I wish I knew the story and the relationship/agreement between Sigma, Tokina, and Carl Zeiss Jena. I accept the connection, just looking through the glass it is apparent of unique coatings and quality to me. These are physically identical to the Jenazoom versions, CZJ East Germany; also Prospec, Promaster, Pro, Exakta, Quantaray, and more. At first I thought mine was a novelty lens, the more I observed it the more interested I became. I took it out for natural light conditions test shots, with and without filters, and discovered it is susceptible to stray light and the internal glare will just destroy the contrast. My sample was overexposing, easily compensated for. For me the images have a unique eye pleasing character, great contrast, and excellent color, extremely impressive for an often "dirt cheap" AF lens. A lens with character is usually a temperamental one requiring more thought in the image process and capitalizing on those rare lighting occurrences when they come along because these can deliver the goods on par with anything. It can separate it's personality from others to be honest if you go the extra mile controlling all. Very sturdy construction, all metal (the only plastic is the quasi-rubber grips) so please don't associate I am speaking of the mount, there is no plastic inside or out, metal covers, metal gears, metal shafts, even the assembly plates holding the moving parts are metal. The zoom feature is little stiff/unsmooth on these as well. CA is controllable and there is no real longitude issues I could detect. Because of glare/ghost issues I would not recommend this lens for use in high contrast situations unless stopped down very well, those situations can easily create stray light which can lead to improper evaluations or determinations regarding a lens. It should be tested using filters this "lens" prefers, far too often CP's and other cheaply made UV's can seriously effect focusing, I didn't finish that evaluation. I am personally fond of this lens and it's potentials, I am not comfortable with it's handling yet ....compared to others in this focal range it's actually not too bad at all, not heavy or awkward at all. Far more manageable than any MF in this range I might add, the Series 1, Tamron 19AH, and some are hefty little chunks.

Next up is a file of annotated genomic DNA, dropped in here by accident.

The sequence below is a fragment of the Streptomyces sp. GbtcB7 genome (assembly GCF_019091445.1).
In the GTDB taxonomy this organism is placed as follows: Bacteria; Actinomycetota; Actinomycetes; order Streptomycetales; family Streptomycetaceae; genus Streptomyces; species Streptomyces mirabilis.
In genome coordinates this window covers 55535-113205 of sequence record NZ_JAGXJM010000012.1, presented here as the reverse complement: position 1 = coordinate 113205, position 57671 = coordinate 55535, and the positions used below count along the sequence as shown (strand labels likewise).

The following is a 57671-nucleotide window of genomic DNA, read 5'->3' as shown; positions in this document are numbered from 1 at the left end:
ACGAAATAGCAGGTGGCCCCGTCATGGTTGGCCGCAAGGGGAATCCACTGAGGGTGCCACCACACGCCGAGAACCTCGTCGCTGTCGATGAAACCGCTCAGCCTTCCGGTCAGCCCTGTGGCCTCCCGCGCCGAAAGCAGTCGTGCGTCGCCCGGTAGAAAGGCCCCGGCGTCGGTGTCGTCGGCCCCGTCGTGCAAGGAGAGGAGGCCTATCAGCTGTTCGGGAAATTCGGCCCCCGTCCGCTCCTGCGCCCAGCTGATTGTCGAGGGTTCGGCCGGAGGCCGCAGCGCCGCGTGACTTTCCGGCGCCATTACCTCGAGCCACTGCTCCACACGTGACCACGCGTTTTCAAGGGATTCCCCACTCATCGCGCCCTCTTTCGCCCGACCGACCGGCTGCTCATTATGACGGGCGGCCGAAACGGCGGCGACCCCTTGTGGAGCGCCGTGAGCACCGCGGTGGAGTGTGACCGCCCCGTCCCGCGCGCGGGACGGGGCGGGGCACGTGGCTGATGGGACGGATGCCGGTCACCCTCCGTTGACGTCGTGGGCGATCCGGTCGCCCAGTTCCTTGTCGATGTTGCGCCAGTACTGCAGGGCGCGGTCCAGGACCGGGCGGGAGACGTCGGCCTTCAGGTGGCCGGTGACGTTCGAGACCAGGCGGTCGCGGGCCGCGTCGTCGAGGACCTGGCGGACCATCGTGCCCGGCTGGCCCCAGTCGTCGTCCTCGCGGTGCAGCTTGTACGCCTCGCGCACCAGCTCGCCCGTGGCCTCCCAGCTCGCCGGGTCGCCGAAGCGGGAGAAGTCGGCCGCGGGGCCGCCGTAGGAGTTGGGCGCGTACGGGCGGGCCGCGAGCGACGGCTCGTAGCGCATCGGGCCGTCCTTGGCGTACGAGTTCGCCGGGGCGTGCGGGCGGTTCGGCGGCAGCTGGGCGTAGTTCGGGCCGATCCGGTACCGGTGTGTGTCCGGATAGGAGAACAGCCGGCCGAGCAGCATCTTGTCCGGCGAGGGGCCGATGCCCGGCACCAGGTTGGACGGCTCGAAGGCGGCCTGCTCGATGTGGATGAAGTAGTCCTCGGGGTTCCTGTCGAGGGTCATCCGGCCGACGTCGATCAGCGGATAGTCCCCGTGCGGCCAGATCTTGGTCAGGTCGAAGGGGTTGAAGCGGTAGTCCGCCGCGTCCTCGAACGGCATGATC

If you look at these? Make sure you get the straight F/3.8 version and note that some brand labels have this marked as 80-200 F/3.8 same lens exactly. Tells me the lens may be a 77-200mm in reality? My review is not about the 4.5-5.6 versions.
   
Senior Member

Registered: October, 2011
Location: Cambridge, Ontario
Posts: 179

1 user found this helpful
Lens Review Date: April 14, 2013 I can recommend this lens: Yes | Price: $100.00 | Rating: 8 

 
Pros: Great sharpness and build is great
Cons: Zoom creep, CA
Sharpness: 8    Aberrations: 7    Bokeh: 7    Handling: 7    Value: 10   

I have had this lens for two years and use it mostly for indoor sports such as hockey. The optical quality even at wide open is impressive. Outdoors, like any lens it needs a hood. You will have some CA and PF in high contrast scenes but quite acceptable results can be obtained. It has reasonable weight and balances well on the K5.

This certainly is the best bargain I have had. At the price, a must have. I have a screw on 55mm hood and it works well.
   
Forum Member

Registered: October, 2010
Location: Jakarta
Posts: 96

1 user found this helpful
Lens Review Date: July 29, 2012 I can recommend this lens: Yes | Price: $100.00 | Rating: 9 

 
Pros: Solid construction, faster than the DAL 55-300, a bit sharper too.
Cons: Noisy autofocus, shorter zoom range than the DA L, also worse CA.
Sharpness: 8    Aberrations: 7    Bokeh: 8    Handling: 9    Value: 10   

I'm actually giving this 8.5. Was looking for an upgrade to my kit DA L 55-300, but not willing to part with too much money for those shiny f2.8s. So, I snatched this one up the moment I saw someone selling it.